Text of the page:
Country Music: A Film by Ken Burns

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Country Music: A Film by Ken Burns is a documentary that tells the story of country music from its beginnings to the present day. The film features interviews with some of the biggest names in country music, as well as performances by some of the genre’s most iconic artists.


In the early 1920s, commercial radio began broadcasting a new kind of music from rural America to the nation at large. This music, which came to be known as country, was a blend of folk, blues, and other styles, and it quickly became popular with listeners across the country.

In his new documentary film Country Music, acclaimed filmmaker Ken Burns explores the history of this American art form, from its roots in the southern Appalachians to its place in the modern world. The film features interviews with some of the leading figures in country music, as well as performance footage and archival material.

Whether you’re a fan of country music or not, Country Music is sure to give you a new appreciation for this important part of American culture.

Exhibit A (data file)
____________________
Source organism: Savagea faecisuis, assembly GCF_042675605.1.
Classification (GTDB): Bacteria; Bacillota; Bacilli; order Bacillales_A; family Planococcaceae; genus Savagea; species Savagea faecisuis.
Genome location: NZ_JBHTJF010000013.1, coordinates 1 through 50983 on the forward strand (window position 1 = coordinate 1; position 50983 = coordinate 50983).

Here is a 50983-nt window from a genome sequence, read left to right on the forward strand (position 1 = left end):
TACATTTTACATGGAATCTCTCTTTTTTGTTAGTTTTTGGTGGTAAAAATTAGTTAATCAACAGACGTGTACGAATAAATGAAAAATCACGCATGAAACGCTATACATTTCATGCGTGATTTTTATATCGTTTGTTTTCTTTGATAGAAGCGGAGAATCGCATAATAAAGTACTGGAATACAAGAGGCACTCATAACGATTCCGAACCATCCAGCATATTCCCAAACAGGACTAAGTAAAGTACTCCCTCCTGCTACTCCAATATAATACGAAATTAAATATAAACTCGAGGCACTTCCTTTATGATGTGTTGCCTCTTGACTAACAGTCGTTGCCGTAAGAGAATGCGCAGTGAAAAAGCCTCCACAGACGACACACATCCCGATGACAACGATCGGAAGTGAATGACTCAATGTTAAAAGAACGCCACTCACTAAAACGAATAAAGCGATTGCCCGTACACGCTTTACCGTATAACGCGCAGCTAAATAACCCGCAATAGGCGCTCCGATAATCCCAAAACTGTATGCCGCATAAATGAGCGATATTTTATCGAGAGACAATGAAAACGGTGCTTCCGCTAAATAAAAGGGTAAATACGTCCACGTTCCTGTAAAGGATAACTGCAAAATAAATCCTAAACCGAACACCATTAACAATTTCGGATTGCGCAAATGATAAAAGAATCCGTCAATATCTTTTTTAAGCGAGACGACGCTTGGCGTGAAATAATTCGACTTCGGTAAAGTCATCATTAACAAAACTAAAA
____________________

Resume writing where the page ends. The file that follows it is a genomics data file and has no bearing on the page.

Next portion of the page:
The Early Years of Country Music

Country music is a genre of music that originated in the Southern United States in the 1920s. It takes its roots from American folk music and Western music. Country music often consists of ballads and dance tunes with simple forms, harmonies, and lyrics about life, love, and loss.

The Origins of Country Music

The origins of country music can be traced back to the folk music of the Southern United States. The genre began to develop in the early 1900s, with a mix of folk, blues, and traditional music. The first commercial country music recordings were made in the 1920s, and the genre began to gain popularity in the 1930s. Country music became one of the most popular genres of music in the United States in the 1950s and 1960s. Today, country music is enjoyed by people all over the world.

The First Country Music Stars